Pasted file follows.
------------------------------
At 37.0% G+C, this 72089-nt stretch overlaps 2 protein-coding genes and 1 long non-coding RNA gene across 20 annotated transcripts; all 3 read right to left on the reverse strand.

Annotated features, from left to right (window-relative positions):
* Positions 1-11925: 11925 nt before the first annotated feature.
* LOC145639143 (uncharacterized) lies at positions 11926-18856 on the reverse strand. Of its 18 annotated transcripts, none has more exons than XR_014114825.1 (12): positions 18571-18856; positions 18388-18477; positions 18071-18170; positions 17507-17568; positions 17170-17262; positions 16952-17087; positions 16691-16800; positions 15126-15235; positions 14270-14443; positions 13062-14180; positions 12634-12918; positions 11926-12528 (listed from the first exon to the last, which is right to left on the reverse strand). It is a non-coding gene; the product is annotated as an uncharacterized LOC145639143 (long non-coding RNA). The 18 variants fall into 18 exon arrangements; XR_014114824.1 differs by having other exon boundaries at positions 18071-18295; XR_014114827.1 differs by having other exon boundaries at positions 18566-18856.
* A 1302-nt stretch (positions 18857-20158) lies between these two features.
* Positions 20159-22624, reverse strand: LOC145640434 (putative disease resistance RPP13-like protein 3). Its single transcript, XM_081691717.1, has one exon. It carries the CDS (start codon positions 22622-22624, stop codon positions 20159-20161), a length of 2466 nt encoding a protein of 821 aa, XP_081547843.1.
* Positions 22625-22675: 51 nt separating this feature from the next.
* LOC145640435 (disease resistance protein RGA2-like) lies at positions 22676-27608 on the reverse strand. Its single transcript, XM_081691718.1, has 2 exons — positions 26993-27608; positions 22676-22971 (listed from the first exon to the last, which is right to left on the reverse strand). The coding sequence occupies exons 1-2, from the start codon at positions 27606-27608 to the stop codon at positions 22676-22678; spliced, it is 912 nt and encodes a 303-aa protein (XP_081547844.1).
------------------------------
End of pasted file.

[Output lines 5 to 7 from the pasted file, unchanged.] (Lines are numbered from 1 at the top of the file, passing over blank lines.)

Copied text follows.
* A 1302-nt stretch (positions 18857-20158) lies between these two features.
* Positions 20159-22624, reverse strand: LOC145640434 (putative disease resistance RPP13-like protein 3). Its single transcript, XM_081691717.1, has one exon. It carries the CDS (start codon positions 22622-22624, stop codon positions 20159-20161), a length of 2466 nt encoding a protein of 821 aa, XP_081547843.1.
* Positions 22625-22675: 51 nt separating this feature from the next.